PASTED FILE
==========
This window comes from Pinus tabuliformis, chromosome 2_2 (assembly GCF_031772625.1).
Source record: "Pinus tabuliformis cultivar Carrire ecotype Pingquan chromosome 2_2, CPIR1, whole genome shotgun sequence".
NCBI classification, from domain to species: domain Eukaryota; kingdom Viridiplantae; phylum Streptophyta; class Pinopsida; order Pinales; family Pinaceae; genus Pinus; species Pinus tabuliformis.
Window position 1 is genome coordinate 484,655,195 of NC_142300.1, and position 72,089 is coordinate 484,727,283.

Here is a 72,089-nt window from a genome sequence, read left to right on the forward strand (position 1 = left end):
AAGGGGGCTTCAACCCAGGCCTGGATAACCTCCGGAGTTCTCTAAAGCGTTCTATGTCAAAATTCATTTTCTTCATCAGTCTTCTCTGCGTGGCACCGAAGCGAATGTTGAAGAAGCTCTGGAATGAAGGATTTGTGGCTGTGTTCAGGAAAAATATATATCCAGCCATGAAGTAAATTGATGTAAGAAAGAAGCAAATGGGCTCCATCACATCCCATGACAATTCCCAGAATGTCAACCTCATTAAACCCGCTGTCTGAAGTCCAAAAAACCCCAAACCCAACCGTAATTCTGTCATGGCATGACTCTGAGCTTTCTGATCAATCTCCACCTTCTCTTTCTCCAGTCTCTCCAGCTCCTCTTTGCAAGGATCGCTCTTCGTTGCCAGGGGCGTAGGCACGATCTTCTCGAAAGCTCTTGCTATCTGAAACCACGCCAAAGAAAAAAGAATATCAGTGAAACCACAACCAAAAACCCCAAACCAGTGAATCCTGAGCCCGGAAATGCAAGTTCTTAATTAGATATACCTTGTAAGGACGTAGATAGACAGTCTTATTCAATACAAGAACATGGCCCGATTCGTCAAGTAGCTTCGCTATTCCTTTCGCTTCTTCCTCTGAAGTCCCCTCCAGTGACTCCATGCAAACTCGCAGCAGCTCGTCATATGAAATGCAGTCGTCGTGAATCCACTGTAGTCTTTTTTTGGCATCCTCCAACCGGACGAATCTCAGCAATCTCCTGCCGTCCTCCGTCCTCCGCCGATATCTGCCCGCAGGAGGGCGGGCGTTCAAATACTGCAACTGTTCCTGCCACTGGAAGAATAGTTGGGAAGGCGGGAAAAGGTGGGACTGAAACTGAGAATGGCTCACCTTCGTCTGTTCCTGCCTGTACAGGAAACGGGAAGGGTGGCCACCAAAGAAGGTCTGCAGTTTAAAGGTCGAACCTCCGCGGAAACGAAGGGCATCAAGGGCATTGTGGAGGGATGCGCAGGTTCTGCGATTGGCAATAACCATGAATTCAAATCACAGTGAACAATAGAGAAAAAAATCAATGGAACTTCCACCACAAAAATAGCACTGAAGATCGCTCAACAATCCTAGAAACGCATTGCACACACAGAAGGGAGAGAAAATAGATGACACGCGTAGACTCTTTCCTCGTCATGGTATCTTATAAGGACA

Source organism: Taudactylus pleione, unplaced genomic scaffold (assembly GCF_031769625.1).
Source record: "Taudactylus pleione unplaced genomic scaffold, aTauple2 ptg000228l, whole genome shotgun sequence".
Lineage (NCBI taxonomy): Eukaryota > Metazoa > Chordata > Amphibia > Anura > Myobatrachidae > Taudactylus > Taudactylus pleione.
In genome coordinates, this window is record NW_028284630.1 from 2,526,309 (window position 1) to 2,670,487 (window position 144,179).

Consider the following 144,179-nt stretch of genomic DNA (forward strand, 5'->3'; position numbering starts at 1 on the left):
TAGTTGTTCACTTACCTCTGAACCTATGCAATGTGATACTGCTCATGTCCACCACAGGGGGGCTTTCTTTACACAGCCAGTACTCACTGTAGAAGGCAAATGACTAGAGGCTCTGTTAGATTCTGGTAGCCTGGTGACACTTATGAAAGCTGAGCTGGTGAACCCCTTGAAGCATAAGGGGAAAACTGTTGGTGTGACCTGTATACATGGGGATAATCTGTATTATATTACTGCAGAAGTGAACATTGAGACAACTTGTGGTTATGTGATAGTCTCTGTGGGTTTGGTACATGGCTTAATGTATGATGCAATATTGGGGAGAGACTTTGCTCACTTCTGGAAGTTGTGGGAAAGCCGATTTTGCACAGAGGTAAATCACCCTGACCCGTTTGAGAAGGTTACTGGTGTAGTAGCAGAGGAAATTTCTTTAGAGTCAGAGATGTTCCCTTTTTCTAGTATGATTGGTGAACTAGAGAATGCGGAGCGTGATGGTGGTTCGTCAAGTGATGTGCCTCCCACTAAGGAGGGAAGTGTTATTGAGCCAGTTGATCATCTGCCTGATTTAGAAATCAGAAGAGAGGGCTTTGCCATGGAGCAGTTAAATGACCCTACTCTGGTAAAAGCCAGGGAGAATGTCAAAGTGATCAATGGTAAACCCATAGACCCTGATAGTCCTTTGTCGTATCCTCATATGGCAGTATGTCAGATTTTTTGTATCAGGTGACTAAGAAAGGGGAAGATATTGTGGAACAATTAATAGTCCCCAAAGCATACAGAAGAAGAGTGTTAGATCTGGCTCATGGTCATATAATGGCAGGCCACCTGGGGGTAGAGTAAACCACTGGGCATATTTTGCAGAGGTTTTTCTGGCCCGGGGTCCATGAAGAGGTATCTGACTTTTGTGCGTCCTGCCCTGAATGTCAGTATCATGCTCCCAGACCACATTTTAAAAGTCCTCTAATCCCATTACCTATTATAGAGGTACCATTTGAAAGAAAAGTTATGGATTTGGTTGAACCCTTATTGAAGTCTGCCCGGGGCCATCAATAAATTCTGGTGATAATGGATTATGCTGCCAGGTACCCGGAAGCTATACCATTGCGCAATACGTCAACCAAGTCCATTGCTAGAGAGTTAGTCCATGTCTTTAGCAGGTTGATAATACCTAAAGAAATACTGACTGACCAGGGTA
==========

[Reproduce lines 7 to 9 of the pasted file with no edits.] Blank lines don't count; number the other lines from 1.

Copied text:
Source organism: Taudactylus pleione, unplaced genomic scaffold (assembly GCF_031769625.1).
Source record: "Taudactylus pleione unplaced genomic scaffold, aTauple2 ptg000228l, whole genome shotgun sequence".
Lineage (NCBI taxonomy): Eukaryota > Metazoa > Chordata > Amphibia > Anura > Myobatrachidae > Taudactylus > Taudactylus pleione.